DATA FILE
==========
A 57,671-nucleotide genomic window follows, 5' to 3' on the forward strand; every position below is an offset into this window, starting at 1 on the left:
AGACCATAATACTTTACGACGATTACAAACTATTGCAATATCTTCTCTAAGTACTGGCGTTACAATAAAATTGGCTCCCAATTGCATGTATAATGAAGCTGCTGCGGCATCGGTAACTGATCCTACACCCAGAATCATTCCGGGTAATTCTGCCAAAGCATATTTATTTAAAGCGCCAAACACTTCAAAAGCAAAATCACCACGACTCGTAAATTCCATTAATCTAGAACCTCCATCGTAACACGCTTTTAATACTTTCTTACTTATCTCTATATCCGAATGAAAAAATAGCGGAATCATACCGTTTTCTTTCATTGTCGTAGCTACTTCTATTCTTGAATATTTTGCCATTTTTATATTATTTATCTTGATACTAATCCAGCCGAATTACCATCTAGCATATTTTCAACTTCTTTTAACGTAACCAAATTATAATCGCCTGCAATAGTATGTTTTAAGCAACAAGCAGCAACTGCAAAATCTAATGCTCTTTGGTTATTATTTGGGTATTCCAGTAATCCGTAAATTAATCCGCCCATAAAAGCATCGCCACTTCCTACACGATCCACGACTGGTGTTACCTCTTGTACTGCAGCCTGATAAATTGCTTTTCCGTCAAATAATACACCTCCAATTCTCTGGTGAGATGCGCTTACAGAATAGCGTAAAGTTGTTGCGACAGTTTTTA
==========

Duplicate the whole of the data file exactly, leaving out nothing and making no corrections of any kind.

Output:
A 57,671-nucleotide genomic window follows, 5' to 3' on the forward strand; every position below is an offset into this window, starting at 1 on the left:
AGACCATAATACTTTACGACGATTACAAACTATTGCAATATCTTCTCTAAGTACTGGCGTTACAATAAAATTGGCTCCCAATTGCATGTATAATGAAGCTGCTGCGGCATCGGTAACTGATCCTACACCCAGAATCATTCCGGGTAATTCTGCCAAAGCATATTTATTTAAAGCGCCAAACACTTCAAAAGCAAAATCACCACGACTCGTAAATTCCATTAATCTAGAACCTCCATCGTAACACGCTTTTAATACTTTCTTACTTATCTCTATATCCGAATGAAAAAATAGCGGAATCATACCGTTTTCTTTCATTGTCGTAGCTACTTCTATTCTTGAATATTTTGCCATTTTTATATTATTTATCTTGATACTAATCCAGCCGAATTACCATCTAGCATATTTTCAACTTCTTTTAACGTAACCAAATTATAATCGCCTGCAATAGTATGTTTTAAGCAACAAGCAGCAACTGCAAAATCTAATGCTCTTTGGTTATTATTTGGGTATTCCAGTAATCCGTAAATTAATCCGCCCATAAAAGCATCGCCACTTCCTACACGATCCACGACTGGTGTTACCTCTTGTACTGCAGCCTGATAAATTGCTTTTCCGTCAAATAATACACCTCCAATTCTCTGGTGAGATGCGCTTACAGAATAGCGTAAAGTTGTTGCGACAGTTTTTA